It isn’t entirely his fault, in fact most of it isn’t, but as the latest inquest into the dire situation at Arsenal begins, one of the biggest questions being asked is how is Theo Walcott still at the club. Arsene Wenger is once again feeling the wrath of the Gunners fans after they were knocked out of the FA Cup, a competition both he and the club have a great affiliation with, winning it only last May, by Championship strugglers Nottingham Forest.
Same old Arsenal, always frustrating under Arsene Wenger
There really isn’t much point in examining the 4-2 defeat at the City Ground on Sunday evening; the fans understand every issue is much deeper than one defeat, no matter how humiliating. Even the most loyal supporters will have to admit the story has been repeated for over a decade now and Wenger’s popularity is not just eroding, but his reputation is, too. His intelligence, tactical nous and revolutionary approach, which set the tone for the early years of his 22-year reign in North London, have been replaced by sheer stubbornness. As a result, the man who brought English football into the future is now unable to avoid looking like he’s stuck in the past.
For Arsenal fans, not signing players has been the big problem; while Chelsea, Manchester City and Manchester United have always strived to solve all of the issues in their squads, Wenger has taken the evolutionary approach, completely opposite to what made him so great when he first arrived in the Premier League. Some players have slipped through the net; equally as important, though, has been the negligence shown in terms of getting players out to make room for any improvements. Wenger has always put his faith in young players, but while others with a similar approach always knew when to be ruthless, such as Sir Alex Ferguson and Pep Guardiola, he seems to be lacking in that regard; Walcott has seen a once promising career at the Emirates Stadium go stale, and he is not the only one.
Walcott should have gone some time ago
Big money signings have never been his preferred method in the transfer market; the spine of his great teams, including the 2004 Premier League ‘Invincibles’, were developed under his wing, learning and growing together. Walcott has been given the same opportunities as Thierry Henry, Patrick Vieira, Robert Pires and so many others, but without ever showing the same level of potential. It didn’t take those now legendary figures any time at all to show they had the quality, and winning mentality, to bring success. Now entering his twelfth year at the club, there is an argument to say Walcott never has. Why, then, has he been given so long at the club, overstaying his welcome in the eyes of the fans?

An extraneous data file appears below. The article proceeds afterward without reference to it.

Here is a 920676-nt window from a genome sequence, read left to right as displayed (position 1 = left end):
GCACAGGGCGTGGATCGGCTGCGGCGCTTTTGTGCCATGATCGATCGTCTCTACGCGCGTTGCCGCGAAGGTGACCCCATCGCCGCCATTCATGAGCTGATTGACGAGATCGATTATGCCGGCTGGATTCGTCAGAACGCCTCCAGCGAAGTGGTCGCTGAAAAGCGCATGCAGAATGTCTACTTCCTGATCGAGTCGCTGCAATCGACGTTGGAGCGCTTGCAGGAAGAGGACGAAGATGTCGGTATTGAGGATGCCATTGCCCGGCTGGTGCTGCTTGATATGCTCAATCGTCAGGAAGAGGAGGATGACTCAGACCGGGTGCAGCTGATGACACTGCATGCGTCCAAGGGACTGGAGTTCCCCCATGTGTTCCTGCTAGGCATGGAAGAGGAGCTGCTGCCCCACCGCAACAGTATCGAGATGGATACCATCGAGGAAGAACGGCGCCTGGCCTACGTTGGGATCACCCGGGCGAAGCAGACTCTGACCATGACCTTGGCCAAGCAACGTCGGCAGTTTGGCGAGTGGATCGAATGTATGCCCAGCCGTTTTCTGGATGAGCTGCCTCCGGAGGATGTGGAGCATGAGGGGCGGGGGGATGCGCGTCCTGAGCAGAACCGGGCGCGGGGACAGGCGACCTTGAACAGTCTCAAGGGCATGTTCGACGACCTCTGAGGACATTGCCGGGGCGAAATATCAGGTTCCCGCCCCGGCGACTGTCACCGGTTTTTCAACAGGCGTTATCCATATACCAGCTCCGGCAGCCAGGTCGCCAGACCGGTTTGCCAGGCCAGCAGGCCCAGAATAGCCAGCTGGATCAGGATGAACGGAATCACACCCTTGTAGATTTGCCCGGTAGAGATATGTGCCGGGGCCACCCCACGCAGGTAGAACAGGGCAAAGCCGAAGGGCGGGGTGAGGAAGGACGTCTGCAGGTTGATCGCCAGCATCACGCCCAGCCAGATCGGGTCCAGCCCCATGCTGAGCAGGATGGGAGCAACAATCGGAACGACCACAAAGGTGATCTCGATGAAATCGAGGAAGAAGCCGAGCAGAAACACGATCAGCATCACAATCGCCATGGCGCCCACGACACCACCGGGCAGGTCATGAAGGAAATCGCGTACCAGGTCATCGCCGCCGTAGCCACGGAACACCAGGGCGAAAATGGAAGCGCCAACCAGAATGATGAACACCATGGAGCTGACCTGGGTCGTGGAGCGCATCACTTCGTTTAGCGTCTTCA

The fact Wenger has not altered the way he works, despite evidence clear to the majority that he needs to, has not helped the atmosphere within the squad. They now accept failure from themselves and each other, with no consequences coming from the dugout. In fact, negativity seeps from the boardroom; Wenger seems to be able to decide on his own future, just like Ferguson at Manchester United, despite not matching any of the Scot’s success at Old Trafford for over a decade.
While Walcott was rewarded with a new contract at the club in 2015, making him one of their highest earners despite rarely showing the consistency to merit it, the likes of Alexis Sanchez and Mesut Özil, the two most likely match winners at the club over the past four or five years, have seen their deals run down. The same stubbornness, or perhaps apathy, from Wenger has allowed the club to lose control of both situations. Renewing their contracts at the same time as, or instead of, Walcott’s, would have been much easier because the team was going places then and, more importantly, the players didn’t have the leverage of only six months remaining on their existing deals. It has been impossible for Arsenal to negotiate with either player for a while now, and it is their last chance to regain some of their investment on them this month.
Of course, it is extremely harsh, and very unfair, to suggest someone like Wenger does not care anymore. He is a principled man, one who has turned down many opportunities elsewhere; but those principles are killing his team and his tenure at the club. Walcott, now 28 and reaching a crossroads in his career, was signed as a 16-year-old from Southampton in 2006 and billed as a future heir to Henry, then still very much the king of North London. Since then, he has played 269 league games for the Gunners, scoring just 65 goals; his position has never really been clear either, with his desire to play up front never coming into fruition. He has since accepted his role as a winger, but even now, his end product is yet to fully convince.
Perhaps due to injury, or maybe something more telling, Walcott has only played five Premier League games this season for Arsenal. He is cutting an extremely frustrated figure, with the World Cup in Russia next summer still very much in his mind; but even his oldest supporter doesn’t seem to have his back anymore. A January move is likely, with Southampton, currently 17th in the table, said to be keen on a return. There hasn’t been much interest reported from elsewhere, though.
Theo Walcott’s career has been one filled with curiosity. Many jumped on his talent as a teenager, notably Sven-Goran Eriksson, then England manager, who took him to the 2006 World Cup in Germany before he’d even kicked a ball for Arsenal. For all his hard work, he has never really kicked on in the way everyone thought and, looking back, he has served as the best reminder of Arsene Wenger’s own personal stagnation.